A vegan diet reduces your chances of developing cardiovascular disease and some types of cancer, according to studies and currently almost 6% of the US population is currently vegan, and this number continues to increase each year. While there are clear health benefits associated with eating a vegan diet, there’s a downside too; it can damage oral health. So, how does veganism impact dental health and how can your favorite vegan recipes be adapted to protect the teeth?
Increased risk of tooth demineralization
Multiple studies have concluded that vegans have higher rates of tooth demineralization than meat eaters. Tooth demineralization occurs when there’s too much acid on the surface of the teeth. Vegans eat a lot of fruit and vegetables, but these foods produce acids that break down the mineral surface of the teeth.
Removing fruit and vegetables from your diet isn’t an option as they’re healthy, filling, and make up the majority of your diet. But changing the fruit and vegetables eaten can help. Low-acid fruits include honeydew melons, bananas, dates, and olives. Low-acid vegetable options include spinach, eggplants, parsnips, carrots, cooked mushrooms, and cabbage.
Essential snacks could damage teeth
Vegans are advised to eat nuts regularly as they contain crucial nutrients that they often lack, including protein, omega 3, vitamin E, zinc, iron, calcium, and selenium. But one of the biggest problems of eating nuts as a vegan is that they can damage teeth. Plus, if you’re undergoing orthodontic treatment and wear braces, they can damage them. A floating brace bracket will come away from the teeth and may cause pain and injure other parts of the mouth. An orthodontist appointment should be swiftly made so the bracket can be repaired. Vegans undergoing orthodontic treatment should avoid nuts and find alternative snacks instead. Hummus, scrambled tofu, bananas, and vegan yogurt are good options. Some nutrients, such as omega 3, may be best consumed in supplement form for a short while to ensure that your teeth and your body stay healthy.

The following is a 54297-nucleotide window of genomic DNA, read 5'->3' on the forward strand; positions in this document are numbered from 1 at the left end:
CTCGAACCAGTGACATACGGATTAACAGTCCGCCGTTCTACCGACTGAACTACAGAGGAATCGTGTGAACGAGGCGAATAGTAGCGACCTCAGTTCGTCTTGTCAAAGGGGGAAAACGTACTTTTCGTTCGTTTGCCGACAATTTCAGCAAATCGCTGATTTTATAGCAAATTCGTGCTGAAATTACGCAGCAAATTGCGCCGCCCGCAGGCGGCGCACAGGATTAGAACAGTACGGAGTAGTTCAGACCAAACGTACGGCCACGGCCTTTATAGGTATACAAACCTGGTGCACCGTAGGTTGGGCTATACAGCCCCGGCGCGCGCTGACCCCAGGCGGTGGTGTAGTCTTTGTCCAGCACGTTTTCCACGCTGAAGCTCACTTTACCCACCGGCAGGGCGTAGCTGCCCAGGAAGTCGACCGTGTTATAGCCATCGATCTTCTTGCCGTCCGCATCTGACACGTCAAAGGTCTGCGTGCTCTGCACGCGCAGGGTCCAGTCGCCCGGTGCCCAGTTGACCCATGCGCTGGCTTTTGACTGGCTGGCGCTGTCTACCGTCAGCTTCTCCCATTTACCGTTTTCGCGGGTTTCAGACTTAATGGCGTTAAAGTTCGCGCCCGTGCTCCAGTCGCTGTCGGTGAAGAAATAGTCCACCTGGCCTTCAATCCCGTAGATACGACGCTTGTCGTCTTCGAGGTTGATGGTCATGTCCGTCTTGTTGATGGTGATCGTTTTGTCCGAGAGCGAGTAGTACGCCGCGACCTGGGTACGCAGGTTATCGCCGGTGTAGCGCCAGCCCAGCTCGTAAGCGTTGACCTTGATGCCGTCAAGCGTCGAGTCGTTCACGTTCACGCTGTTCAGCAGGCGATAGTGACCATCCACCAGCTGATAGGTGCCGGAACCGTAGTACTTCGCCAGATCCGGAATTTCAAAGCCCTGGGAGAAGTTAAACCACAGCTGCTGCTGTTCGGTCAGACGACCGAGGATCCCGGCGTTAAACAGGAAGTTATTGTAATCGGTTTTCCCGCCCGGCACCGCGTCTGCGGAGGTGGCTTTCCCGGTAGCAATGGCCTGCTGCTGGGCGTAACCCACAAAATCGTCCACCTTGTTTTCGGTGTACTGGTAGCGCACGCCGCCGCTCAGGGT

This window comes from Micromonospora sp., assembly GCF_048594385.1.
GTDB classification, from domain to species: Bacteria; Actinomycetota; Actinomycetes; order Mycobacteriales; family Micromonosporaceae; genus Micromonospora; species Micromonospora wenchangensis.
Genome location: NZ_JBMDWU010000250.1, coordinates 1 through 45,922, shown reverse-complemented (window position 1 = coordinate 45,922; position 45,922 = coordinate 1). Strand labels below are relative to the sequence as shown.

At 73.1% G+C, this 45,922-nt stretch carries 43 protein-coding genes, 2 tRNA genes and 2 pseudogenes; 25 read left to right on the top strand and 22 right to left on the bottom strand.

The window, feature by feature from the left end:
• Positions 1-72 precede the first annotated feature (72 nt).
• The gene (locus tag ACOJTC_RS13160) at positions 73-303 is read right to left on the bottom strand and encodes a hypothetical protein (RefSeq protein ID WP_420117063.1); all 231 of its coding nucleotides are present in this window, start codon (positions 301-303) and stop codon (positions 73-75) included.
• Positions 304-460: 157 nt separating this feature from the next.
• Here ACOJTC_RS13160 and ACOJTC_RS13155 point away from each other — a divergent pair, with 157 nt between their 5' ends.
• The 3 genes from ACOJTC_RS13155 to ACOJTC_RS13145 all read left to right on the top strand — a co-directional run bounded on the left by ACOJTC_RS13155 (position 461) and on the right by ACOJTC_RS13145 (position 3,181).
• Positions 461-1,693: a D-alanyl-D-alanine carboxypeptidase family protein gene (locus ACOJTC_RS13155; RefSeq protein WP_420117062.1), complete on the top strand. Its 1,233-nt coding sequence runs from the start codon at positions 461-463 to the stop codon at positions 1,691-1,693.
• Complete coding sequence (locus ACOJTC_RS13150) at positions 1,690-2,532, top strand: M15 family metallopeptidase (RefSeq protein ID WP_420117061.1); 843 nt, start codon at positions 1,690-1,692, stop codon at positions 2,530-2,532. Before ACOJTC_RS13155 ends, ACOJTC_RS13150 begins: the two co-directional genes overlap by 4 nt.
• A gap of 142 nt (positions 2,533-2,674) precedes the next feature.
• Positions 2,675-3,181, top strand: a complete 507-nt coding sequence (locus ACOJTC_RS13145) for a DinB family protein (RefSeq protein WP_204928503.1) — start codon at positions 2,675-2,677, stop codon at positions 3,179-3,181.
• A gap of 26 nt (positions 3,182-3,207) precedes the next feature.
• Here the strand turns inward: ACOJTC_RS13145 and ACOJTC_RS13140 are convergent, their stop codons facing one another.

Painful gum disease
Vitamin B12 is found in a lot of foods that vegans don’t eat, such as eggs, meat, and cheese. Vegans are therefore at greater risk of a B12 deficiency. In children, a vitamin B12 deficiency has been linked to the development of dental caries. These can then result in breakages, especially if left untreated.
Adults, on the other hand, have a greater chance of getting periodontitis (gum disease). Studies have even found that the symptoms of periodontitis in people with low B12 levels, such as vegans, are worse than those with higher levels of B12. Thankfully, some vegan foods that contain B12, so you should pack your diet full of them. These foods include nutritional yeast (which makes a great seasoning), fortified vegan milk, fortified vegan cereals, and vegan spreads.
There’s no denying that a vegan diet has many health benefits. But, it’s also known to negatively impact people’s oral health. With this in mind, careful consideration should be taken with every meal and snack you eat to try to minimize the damage to your teeth.